The 12 months of cultural exchange between Qatar and Brazil opened in January at the Museum of Islamic Art and included dozens of events focusing on art and fashion contests, community events and special film screenings and exhibitions.

It was Qatar’s third year of culture, following Qatar-Japan in 2012 and Qatar UK 2013.

Fire Station


QM Fire Station

Also this week, QM has announced that it is opening applications for emerging artists to take part in its Artist in Residence program at the under-construction Fire Station.

Locally-based artists can bid for a nine-month residency based at the new arts center and gallery in the old Civil Defense building.

Some 20 residencies are available that are initially only open to residents of Qatar, although it is hoped the program will eventually widen its scope to include regional artists.

Each artist accepted into the program is entitled to one of the building’s 24 studios, and would have 24/7 access. Every June, a “Garage gallery” will feature an exhibition to showcase productions by the artists.

The first phase of the new center was scheduled to open in November this year, however works are still ongoing at the site, with a new opening date of March 2015 planned, a QM spokesman told Doha News.

The conversion of the old fire house on Wadi Al Sail has not been without problems. The complex has twice caught fire, in August then again in September this year, as construction crews were renovating the iconic building.

On both occasions, the fire broke out in the garage, adjacent to the main building but was quickly brought under control.

Do you plan to check out the final Brazil/Qatar exhibition? Thoughts?

Note: This article was updated on December 7 to include the new, expected opening date for the Fire Station.

Sheikha Al Mayassa bint Hamad Al Thani

By Ammar Abd Rabbo

Sheikha Al Mayassa bint Hamad Al Thani, chairperson of Qatar Museums (QM) and sister of the Emir, has been named one of the world’s 100 Most Powerful Women in Art by a leading international art industry website.

Artnet News featured Sheikha Al Mayassa in the first installment of its female global power players in the art world this week, as part of a year-long celebration of women in the field.

The list, which is arranged alphabetically rather than as a ranking, also includes another leading Gulf woman in the sector – Sheikha Hoor Al-Qasimi, President of Sharjah Art Foundation.

Earlier this year, the website, which is a major reference tool used by those in the international art market, ranked Sheikha Al Mayassa as one of 25 Art World Women at the Top. At the time, the site said:

“By extending Qatar’s art collection and inviting international art players to Doha, she embodies Qatar’s cultural policy.”

Top titles

This ranking is the latest in a long line of accolades bestowed on Sheikha Al Mayassa, recognizing her leadership of QM and position in the global art world.

Sally Crane

Earlier this year, she was named by Time magazine as one of the world’s 100 most influential people and in 2012 the Economist dubbed her the art world’s most powerful woman.

During her 2012 debut on Forbes’ list of global power women, she was dubbed the “undisputed Queen of the art world,” and she regularly features in industry publications’ rankings of influential international players in the scene.

Since assuming the role of Chairperson of QM (formerly Qatar Museums Authority) in 2006, Sheikha Al Mayassa has rapidly developed and consolidated her position as one of the world’s biggest and most influential art buyers.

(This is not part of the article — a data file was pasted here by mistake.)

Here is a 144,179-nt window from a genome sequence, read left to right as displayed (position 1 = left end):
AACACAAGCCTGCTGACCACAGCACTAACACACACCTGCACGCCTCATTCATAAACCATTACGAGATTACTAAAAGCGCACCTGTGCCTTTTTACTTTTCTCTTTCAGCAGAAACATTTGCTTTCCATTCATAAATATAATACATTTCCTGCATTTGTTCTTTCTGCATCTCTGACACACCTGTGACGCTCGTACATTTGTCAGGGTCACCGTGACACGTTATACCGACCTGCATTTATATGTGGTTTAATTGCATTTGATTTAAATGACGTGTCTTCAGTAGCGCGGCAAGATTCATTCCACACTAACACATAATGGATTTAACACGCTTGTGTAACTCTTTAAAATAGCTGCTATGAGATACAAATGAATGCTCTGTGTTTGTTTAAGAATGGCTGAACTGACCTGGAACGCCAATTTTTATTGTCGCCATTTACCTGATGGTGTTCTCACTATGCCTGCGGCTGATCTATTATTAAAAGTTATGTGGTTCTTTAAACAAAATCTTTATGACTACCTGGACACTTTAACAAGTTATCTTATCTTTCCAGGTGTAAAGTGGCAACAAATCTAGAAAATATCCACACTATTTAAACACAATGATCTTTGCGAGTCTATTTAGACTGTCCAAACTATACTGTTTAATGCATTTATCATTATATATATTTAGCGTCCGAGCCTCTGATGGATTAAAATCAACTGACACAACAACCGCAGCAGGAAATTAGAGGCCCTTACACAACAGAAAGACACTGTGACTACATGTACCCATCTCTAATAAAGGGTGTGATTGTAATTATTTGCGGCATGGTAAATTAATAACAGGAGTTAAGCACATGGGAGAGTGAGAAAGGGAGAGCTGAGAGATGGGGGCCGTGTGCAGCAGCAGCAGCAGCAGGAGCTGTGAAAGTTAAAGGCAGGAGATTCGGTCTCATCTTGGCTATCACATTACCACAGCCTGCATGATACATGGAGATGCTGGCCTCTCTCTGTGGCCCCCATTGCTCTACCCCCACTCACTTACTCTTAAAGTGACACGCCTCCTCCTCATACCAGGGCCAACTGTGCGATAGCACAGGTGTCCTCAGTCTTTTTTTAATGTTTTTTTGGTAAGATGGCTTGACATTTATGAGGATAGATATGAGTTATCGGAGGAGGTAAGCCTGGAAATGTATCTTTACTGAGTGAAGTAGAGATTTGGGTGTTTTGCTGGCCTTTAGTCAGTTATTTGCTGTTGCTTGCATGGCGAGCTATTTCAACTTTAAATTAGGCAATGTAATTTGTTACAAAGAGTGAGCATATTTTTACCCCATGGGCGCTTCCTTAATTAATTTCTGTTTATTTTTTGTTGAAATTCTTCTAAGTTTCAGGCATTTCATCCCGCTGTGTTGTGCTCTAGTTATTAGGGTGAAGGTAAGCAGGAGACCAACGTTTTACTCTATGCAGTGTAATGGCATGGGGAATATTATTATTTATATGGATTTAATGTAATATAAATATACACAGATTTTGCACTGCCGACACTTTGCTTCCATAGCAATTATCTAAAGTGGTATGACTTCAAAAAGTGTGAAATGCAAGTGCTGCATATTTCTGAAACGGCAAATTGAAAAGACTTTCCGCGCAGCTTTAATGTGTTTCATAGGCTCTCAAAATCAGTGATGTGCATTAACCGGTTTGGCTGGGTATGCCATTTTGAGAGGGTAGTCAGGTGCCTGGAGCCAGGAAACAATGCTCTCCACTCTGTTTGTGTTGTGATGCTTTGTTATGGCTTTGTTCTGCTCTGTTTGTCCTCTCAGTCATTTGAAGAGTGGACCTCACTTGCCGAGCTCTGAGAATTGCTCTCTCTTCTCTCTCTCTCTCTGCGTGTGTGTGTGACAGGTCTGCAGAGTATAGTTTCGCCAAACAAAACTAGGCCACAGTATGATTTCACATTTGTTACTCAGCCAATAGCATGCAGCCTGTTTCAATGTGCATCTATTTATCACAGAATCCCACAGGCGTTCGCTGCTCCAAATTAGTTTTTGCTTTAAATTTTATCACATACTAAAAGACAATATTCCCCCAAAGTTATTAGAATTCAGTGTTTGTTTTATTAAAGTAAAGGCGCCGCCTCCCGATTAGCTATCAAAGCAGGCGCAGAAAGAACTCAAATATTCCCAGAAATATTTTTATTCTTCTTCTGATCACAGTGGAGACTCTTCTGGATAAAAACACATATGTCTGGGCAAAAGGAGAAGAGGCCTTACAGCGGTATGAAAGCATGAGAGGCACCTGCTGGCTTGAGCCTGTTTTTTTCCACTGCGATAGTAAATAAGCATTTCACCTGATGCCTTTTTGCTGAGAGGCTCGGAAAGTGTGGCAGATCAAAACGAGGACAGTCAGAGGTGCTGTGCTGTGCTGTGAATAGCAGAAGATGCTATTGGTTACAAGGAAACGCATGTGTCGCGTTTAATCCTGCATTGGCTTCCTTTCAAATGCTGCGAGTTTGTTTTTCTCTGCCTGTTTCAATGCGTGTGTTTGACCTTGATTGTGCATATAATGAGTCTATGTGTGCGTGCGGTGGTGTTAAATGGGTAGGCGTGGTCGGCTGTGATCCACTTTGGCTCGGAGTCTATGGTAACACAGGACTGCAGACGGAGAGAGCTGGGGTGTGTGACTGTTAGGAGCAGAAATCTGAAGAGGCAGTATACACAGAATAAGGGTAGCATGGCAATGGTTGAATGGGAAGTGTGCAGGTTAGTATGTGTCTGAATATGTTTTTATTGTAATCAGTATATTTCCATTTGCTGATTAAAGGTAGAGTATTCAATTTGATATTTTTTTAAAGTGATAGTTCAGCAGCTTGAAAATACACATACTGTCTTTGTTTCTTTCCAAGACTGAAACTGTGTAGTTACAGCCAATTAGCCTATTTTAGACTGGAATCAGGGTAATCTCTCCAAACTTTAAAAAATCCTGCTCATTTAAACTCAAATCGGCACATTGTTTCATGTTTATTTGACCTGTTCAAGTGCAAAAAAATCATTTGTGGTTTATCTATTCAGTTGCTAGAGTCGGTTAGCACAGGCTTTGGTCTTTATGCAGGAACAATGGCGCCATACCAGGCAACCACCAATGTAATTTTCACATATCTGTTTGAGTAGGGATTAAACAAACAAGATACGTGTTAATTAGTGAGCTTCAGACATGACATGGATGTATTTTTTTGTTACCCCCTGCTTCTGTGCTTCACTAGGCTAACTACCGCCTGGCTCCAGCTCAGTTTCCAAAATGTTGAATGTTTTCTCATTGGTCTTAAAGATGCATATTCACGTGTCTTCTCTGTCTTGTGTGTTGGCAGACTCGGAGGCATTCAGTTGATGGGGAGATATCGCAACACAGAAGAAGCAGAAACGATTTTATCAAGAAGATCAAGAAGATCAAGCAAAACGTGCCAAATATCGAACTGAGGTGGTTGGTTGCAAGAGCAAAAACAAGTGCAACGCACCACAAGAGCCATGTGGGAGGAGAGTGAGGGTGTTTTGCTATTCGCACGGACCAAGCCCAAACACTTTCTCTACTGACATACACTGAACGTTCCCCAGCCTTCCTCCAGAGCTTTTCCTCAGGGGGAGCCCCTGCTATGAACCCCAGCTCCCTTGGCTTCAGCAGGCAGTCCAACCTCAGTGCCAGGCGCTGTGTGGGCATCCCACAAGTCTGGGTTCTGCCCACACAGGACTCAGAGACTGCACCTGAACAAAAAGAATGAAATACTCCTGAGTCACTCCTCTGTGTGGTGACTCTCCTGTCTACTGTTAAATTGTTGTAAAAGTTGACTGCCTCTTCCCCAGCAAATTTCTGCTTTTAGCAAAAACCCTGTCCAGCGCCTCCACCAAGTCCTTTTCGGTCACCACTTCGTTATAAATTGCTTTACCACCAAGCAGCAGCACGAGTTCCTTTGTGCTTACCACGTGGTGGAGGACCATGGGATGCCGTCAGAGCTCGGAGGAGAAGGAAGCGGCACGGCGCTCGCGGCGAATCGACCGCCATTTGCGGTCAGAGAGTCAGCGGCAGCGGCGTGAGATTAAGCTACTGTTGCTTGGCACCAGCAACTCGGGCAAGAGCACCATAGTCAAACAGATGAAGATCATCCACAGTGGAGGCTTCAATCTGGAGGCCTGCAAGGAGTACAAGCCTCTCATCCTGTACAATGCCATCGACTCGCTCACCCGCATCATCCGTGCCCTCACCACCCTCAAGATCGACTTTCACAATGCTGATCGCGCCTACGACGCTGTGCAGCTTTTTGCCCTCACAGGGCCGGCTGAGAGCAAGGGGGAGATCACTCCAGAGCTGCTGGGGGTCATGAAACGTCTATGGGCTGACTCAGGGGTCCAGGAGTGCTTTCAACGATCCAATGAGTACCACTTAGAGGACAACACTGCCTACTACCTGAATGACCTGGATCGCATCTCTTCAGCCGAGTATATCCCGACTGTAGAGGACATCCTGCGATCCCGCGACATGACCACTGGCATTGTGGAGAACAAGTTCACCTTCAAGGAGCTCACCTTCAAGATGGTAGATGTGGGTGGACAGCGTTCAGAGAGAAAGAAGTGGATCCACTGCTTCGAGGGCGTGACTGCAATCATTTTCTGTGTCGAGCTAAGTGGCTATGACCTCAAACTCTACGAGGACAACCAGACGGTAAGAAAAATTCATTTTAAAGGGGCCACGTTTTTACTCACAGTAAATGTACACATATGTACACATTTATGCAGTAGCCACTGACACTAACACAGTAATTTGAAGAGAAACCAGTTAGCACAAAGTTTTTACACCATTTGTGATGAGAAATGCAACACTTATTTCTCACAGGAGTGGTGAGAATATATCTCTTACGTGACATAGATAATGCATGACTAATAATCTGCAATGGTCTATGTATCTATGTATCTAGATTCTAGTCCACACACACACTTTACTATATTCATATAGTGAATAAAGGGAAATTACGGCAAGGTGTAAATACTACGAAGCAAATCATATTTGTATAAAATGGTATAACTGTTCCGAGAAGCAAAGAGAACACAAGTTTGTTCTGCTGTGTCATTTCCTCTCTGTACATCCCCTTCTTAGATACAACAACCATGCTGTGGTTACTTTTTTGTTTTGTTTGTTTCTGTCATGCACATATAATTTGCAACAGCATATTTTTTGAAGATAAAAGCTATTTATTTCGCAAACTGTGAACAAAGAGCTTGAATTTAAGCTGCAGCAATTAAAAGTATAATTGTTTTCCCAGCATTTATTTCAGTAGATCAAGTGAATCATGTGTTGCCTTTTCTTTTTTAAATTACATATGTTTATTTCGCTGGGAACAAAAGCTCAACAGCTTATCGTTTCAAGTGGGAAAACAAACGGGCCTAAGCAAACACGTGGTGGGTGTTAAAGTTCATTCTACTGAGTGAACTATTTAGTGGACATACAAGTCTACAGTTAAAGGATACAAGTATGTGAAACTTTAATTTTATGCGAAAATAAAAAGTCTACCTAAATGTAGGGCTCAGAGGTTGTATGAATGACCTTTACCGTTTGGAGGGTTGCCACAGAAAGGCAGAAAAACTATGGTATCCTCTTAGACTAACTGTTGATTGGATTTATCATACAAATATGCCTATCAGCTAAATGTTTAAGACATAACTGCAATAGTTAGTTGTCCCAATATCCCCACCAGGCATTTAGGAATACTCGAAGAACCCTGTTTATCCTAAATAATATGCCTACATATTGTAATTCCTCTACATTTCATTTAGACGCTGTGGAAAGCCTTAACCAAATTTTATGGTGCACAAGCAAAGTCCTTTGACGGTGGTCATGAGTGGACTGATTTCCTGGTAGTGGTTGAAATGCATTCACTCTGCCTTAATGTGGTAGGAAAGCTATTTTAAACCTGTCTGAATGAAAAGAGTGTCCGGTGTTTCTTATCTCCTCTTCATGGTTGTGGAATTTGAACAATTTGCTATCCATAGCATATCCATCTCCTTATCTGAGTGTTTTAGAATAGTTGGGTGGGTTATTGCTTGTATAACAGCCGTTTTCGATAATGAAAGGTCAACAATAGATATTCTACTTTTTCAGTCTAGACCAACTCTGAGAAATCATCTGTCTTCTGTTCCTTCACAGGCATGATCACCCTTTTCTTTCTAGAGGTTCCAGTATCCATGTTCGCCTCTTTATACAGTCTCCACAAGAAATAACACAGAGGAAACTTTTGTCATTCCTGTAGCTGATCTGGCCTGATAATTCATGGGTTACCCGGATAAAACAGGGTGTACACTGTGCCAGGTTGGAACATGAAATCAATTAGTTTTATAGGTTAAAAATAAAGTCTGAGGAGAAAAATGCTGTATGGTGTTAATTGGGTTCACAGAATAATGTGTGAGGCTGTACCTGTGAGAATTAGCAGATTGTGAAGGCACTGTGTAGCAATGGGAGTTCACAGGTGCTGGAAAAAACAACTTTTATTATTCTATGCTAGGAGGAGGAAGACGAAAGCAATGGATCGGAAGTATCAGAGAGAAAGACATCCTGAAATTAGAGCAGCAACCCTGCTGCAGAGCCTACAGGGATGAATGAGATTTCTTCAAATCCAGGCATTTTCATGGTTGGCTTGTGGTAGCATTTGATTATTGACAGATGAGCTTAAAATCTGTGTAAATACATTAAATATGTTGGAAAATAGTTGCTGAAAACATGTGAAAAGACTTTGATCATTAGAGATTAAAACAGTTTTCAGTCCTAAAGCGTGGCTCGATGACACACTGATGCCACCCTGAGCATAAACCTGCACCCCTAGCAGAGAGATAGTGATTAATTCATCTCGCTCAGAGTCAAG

She has made no secret of her aim to make Qatar a regional hub for contemporary and modern art.

In a TED talk in 2010, she said:

“We are revising ourselves through our cultural institutions and cultural development. Art becomes a very important part of our national identity.”

Experts estimate her acquisition budget to be in the region of $1 billion a year, which she uses to buy up some of the world’s key pieces of contemporary art.

This includes apparently setting a world record by spending $250 million on Cezanne’s Card Players in 2011 – then, the highest-ever known price for a painting, and a reported $310m for 11 Rothkos, although this purchase remains unconfirmed.

Art agenda

QM has been spearheading a drive to bring a large volume of high-profile international art to Qatar in the last few years, both for the royal family’s private collection and for public display through the Museum of Islamic Art (MIA) and Mathaf (Arab Museum of Modern Art), as well as a number of public art installations.


However, at times the exhibitions have proved controversial. Last October for example, some nationals expressed dismay at Adel Abdessemed‘s “Coup de Tête” – a now-infamous 5-meter statute of two fighting footballers that was erected on the Corniche.

Though it was meant to be a permanent installation, the statue was quickly removed after critics said it was “unsportsmanlike” and offensive to religious sensibilities.

At the time, QM said it would be transferred to Mathaf, although it has yet to be publicly displayed there.



Meanwhile, QM has been undergoing organizational change over the last few years.

Earlier this year, its acting CEO and Director Edward Dolman, who was brought in by Sheikha Al Mayassa in 2011, quit amid disquiet among the national community about how QM spends its budget and the number of expat staff working there.

Although Sheikha Al Mayassa supported Dolman in a memo sent to all staff, in April of this year Dolman announced that he would not be renewing his contract with QM and left to pursue other projects.

Following claims of “corruption and nepotism” in the Arab media, QM said it would transform from a government organization into a “private entity for public good,” but this has yet to happen.